Mr Yusof says that the number of people from mainland China flying abroad has more than doubled over the past decade, "the fastest [rate] in the world".
    "We are talking close to 100 million seats in 2017 alone," he says.



    Outside of Asia, the most popular overseas destination for Chinese holidaymakers is the US. These Chinese tourists spend on average almost $7,000 (5,500) per trip, according to the US Travel Association.

    Given the boost this gives to the tourism industry in the US and Europe, you can see why governments are quite happy to see more flights from China.
    In fact, the growth in international Chinese passenger numbers is so extensive that China is forecast to overtake the US as the world's largest aviation market by 2022, according to the International Air Transport Association industry body.
    Majestically enthroned amid the vulgar herd

  2. #2
    ความรู้ลึกลับ HuangLao's Avatar
    Join Date
    Jun 2017
    Last Online
    @
    Location
    สุโขทัย
    Posts
    8,440
    The tide was turning years ago.
    Some are just catching on.

  3. #3
    Hangin' Around cyrille's Avatar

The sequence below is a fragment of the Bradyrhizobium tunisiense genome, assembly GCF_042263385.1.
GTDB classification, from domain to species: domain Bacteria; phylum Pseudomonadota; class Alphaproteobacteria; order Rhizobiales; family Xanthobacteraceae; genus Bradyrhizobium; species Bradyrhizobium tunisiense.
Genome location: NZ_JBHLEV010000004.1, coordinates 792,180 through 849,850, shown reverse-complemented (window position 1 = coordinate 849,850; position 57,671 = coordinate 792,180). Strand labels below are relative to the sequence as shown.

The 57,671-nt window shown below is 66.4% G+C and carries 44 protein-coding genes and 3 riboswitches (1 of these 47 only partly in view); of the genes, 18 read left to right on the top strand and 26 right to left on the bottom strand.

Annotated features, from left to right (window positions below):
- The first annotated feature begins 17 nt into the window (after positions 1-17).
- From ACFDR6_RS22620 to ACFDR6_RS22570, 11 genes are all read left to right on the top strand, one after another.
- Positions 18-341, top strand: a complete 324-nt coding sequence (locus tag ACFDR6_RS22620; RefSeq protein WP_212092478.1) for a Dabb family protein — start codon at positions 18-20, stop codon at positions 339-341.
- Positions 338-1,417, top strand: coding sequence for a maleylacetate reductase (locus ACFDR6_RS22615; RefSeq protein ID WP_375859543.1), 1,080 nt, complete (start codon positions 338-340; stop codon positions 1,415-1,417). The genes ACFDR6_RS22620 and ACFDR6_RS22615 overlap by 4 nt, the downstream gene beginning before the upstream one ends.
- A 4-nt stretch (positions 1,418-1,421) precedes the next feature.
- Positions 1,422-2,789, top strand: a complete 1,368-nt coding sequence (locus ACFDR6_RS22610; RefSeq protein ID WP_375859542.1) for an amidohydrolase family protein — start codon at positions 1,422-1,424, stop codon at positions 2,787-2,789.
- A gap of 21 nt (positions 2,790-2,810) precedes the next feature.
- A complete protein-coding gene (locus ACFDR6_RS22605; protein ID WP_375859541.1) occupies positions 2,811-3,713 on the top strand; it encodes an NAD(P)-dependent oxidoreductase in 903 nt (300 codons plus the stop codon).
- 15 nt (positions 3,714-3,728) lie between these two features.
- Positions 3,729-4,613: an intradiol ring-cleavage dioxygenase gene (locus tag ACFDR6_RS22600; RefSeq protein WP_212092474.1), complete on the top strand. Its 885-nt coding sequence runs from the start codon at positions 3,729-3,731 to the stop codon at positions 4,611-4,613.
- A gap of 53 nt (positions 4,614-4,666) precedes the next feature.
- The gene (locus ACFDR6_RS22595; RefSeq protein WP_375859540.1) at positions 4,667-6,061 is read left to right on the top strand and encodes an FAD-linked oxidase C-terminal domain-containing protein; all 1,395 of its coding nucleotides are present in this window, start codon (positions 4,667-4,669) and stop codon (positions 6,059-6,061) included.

Join Date
    Oct 2006
    Last Online
    @
    Posts
    20,328


    foj

  4. #4
    Thailand Expat
    happynz's Avatar
    Join Date
    Nov 2005
    Last Online
    Yesterday @ 11:43 PM
    Location
    on the corner of dusty and dustier
    Posts
    9,901
    Quote Originally Posted by tomcat View Post
    ...with YD's recent China Eastern adventure in mind:
    For your spouse's sake I hope they've improved since I flew with 'em several years ago.

    Quote Originally Posted by tomcat View Post
    Analysts say the big Chinese airlines have worked hard to match the cabin qualities of the established carriers of the West.
    Not exactly a high bar when comparing economy class on the large US and European airlines.

  5. #5
    Hangin' Around cyrille's Avatar
    Join Date
    Oct 2006
    Last Online
    @
    Posts
    20,328
    'YD' is YourDaddy.

    He recently took the skinflint express from BKK to Canada via China.